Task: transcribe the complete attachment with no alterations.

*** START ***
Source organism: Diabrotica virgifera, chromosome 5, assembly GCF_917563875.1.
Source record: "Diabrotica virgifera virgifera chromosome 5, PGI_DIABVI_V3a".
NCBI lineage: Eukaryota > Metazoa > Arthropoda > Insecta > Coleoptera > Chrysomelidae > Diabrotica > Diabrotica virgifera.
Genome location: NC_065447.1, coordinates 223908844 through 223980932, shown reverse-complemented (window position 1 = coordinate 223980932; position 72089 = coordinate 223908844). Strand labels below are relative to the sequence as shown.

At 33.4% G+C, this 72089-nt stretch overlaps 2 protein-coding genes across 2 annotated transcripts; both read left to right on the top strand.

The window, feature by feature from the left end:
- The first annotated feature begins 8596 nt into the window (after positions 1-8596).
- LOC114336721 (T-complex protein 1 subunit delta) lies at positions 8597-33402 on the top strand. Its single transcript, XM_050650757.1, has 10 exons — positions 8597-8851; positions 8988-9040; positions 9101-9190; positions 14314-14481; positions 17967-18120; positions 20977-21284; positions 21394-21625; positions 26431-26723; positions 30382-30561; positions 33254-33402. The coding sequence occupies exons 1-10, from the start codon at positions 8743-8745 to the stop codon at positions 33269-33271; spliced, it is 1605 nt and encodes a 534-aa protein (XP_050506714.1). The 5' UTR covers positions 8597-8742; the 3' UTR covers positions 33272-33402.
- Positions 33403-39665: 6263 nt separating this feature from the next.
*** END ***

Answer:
Source organism: Diabrotica virgifera, chromosome 5, assembly GCF_917563875.1.
Source record: "Diabrotica virgifera virgifera chromosome 5, PGI_DIABVI_V3a".
NCBI lineage: Eukaryota > Metazoa > Arthropoda > Insecta > Coleoptera > Chrysomelidae > Diabrotica > Diabrotica virgifera.
Genome location: NC_065447.1, coordinates 223908844 through 223980932, shown reverse-complemented (window position 1 = coordinate 223980932; position 72089 = coordinate 223908844). Strand labels below are relative to the sequence as shown.

At 33.4% G+C, this 72089-nt stretch overlaps 2 protein-coding genes across 2 annotated transcripts; both read left to right on the top strand.

The window, feature by feature from the left end:
- The first annotated feature begins 8596 nt into the window (after positions 1-8596).
- LOC114336721 (T-complex protein 1 subunit delta) lies at positions 8597-33402 on the top strand. Its single transcript, XM_050650757.1, has 10 exons — positions 8597-8851; positions 8988-9040; positions 9101-9190; positions 14314-14481; positions 17967-18120; positions 20977-21284; positions 21394-21625; positions 26431-26723; positions 30382-30561; positions 33254-33402. The coding sequence occupies exons 1-10, from the start codon at positions 8743-8745 to the stop codon at positions 33269-33271; spliced, it is 1605 nt and encodes a 534-aa protein (XP_050506714.1). The 5' UTR covers positions 8597-8742; the 3' UTR covers positions 33272-33402.
- Positions 33403-39665: 6263 nt separating this feature from the next.